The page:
Tsk. Tsk. If Jiminy Cricket were a movie critic, he might be wagging his finger at the makers of today's G-rated motion pictures. Violence? Sexual innuendo? Cigarette smoking? Jiminy might be asking: What are these doing in G-rated flicks meant for family audiences?
Industry sources, including a former official movie-rater, say some scenes slipping into G-rated films show that Hollywood's highly touted rating system needs serious repair.
Take for instance Disney's "The Lion King." Don Bluth, president of the Phoenix-based Don Bluth Films, wonders how it could get away with a "really, really violent" fight between two lions and still get its gentle-G rating.
"In a way, there is an exception to this rule, and it's Walt Disney Studio," says Mr. Bluth, whose company has made 12 movies, including "The Secret of NIMH" and "The Land Before Time." "They can get away with more violence and still get a G-rating.... I think if anyone else tried to do that," he says, there "might be a different yardstick."
Now, even Congress is taking an interest. Next week, Sen. Joseph Lieberman (D) of Connecticut will conduct a committee hearing on the ratings systems for movies, television, music, and videos.
A recent Harvard University study on alcohol and tobacco content in 81 G-rated animated feature films found that 47 percent contained drinking while another 43 percent showed smoking. G- rated films - including classic fairy tales from Disney's "Pinocchio" to "The Little Mermaid - are an open invitation to viewing by children because they are supposedly free of baser elements. The official description of G-rated films is "all ages admitted." But should they be?
Critics charge that there seems to be a conflict of interest within the very organization that hands out movie ratings.
The Motion Picture Association of America's (MPAA) board of directors is comprised of executives from seven major studios, says Jay Landers, a former member of the association's movie ratings board (see interview, left). He wonders how the ratings board can feel a sense of independence when it is rating movies put out by those very same studios.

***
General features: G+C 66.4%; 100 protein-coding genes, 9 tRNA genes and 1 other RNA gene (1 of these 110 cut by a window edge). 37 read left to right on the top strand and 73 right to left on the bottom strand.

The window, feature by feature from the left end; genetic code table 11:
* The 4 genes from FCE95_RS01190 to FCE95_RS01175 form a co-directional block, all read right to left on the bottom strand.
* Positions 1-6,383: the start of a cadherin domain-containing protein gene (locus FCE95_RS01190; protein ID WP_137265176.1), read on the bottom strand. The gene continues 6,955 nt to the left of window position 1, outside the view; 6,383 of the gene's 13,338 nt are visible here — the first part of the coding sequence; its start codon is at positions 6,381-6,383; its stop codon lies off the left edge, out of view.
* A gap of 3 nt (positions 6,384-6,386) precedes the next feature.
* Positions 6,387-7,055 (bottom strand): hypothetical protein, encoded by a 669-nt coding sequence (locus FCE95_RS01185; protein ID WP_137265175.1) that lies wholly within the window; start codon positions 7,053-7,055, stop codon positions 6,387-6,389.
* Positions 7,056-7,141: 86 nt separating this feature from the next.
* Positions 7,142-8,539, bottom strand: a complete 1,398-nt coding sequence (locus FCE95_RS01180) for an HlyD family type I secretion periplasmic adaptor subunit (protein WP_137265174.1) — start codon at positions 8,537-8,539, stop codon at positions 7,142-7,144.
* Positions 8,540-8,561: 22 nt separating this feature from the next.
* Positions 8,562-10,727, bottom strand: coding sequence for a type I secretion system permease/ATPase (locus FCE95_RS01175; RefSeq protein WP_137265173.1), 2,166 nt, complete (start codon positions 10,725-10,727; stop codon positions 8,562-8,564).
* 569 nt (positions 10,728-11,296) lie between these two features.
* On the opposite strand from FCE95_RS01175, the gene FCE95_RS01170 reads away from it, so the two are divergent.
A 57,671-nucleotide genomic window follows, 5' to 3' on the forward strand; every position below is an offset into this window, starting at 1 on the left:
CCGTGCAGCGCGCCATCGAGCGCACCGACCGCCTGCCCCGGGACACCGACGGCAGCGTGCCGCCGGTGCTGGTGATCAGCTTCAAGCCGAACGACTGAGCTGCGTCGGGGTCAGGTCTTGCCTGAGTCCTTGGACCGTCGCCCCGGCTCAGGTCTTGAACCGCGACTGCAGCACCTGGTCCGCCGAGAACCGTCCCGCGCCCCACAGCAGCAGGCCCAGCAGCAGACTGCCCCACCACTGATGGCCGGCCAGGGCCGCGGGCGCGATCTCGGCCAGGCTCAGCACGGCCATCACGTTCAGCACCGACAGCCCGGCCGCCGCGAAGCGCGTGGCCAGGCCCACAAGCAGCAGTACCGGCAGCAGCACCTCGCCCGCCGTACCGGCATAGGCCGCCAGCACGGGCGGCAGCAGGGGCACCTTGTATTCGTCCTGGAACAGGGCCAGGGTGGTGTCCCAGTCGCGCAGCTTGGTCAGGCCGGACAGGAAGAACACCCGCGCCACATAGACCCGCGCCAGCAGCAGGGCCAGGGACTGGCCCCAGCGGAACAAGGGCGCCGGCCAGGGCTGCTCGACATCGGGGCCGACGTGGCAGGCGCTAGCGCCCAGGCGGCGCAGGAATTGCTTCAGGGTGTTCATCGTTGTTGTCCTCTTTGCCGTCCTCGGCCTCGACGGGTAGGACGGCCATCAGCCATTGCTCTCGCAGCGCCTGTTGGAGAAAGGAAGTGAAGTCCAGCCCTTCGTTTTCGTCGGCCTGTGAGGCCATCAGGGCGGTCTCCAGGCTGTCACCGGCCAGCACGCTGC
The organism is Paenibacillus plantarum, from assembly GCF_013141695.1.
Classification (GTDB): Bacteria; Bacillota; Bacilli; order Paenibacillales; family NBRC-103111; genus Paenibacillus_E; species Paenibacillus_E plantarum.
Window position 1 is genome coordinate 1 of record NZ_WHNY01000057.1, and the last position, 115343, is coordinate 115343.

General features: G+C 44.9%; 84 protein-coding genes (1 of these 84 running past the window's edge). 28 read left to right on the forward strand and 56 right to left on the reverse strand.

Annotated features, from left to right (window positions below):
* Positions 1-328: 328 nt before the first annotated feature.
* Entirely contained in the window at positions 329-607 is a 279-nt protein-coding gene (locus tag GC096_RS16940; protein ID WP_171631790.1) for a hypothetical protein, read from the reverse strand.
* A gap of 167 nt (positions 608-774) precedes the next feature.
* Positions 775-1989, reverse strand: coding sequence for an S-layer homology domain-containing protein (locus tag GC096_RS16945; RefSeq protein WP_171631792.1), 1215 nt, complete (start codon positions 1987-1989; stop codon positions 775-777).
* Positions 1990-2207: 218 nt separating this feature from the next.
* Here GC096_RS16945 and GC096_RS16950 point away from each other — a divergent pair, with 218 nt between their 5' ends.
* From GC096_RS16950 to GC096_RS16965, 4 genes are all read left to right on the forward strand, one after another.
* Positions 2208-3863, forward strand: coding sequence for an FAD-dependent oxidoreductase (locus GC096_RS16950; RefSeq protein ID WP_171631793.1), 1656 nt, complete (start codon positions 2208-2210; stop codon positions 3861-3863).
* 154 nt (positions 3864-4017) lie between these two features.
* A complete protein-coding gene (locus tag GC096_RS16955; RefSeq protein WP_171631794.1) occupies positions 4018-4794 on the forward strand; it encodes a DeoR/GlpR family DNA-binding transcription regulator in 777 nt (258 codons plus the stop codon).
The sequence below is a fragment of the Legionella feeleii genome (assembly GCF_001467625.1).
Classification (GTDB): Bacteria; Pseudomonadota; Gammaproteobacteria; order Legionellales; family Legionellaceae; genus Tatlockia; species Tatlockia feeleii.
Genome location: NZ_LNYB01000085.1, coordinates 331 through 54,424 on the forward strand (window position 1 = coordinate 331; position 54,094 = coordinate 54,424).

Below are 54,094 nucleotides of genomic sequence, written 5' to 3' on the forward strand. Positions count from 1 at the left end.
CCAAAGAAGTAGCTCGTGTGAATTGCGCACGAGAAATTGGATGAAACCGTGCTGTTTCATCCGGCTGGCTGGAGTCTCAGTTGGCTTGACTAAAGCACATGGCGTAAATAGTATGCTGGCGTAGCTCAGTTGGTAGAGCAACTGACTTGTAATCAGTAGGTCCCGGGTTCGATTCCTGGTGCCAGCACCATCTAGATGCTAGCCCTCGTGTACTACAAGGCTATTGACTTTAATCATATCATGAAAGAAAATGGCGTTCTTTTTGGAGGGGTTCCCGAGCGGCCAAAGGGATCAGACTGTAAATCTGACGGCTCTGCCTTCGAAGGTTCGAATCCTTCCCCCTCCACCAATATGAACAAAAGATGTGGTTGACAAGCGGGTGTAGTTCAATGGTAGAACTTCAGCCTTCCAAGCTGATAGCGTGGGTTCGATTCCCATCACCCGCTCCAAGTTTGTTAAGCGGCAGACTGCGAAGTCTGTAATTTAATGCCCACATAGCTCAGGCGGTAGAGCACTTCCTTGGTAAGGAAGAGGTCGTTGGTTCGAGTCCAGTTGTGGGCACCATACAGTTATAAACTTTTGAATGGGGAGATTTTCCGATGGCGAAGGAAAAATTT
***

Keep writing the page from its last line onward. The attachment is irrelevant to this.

"If [MPAA president Jack Valenti] shares the perspective that some of his subordinates seem to share - that raters are obligated to put the interests of the motion picture companies first and foremost above all else - that would make the ratings board corrupt by definition, because the ratings board is supposedly trying to represent the parents of our culture," says Dr. Landers, who lives in Oak Park, Calif.
But, counters Rich Taylor, MPAA vice president of public affairs in Washington, the names of the people who determine the ratings are kept secret from the board of directors. This anonymity "removes the possibility of bribery and tampering," he says.
Still, even sexual innuendo is making its way into G movies, says another industry executive, who asked not to be named. In Disney's "The Hunchback of Notre Dame," for example, "there were some very sensual scenes that were very much deliberate," the source says.
Washington-area mom Elizabeth Baker would agree. The urban planner and mother of three boys under 13 says, "Even Disney [movies] that get a G have some innuendo in them.... It's surprising."
Ms. Baker also singles out "Hunchback" for its scenes of a "bad guy lusting after the heroine."
(A Disney spokeswoman could find no one to comment for this story during a two-week period. Pixar, which makes animated films with Disney, such as "Toy Story," also declined to comment.)
Parents do have ways to determine ahead of time if a G-rated movie contains these characteristics: websites and newspapers like the Monitor discuss specific content such as violence, sex, drugs, and profanity in films (see movie guide, page 14). …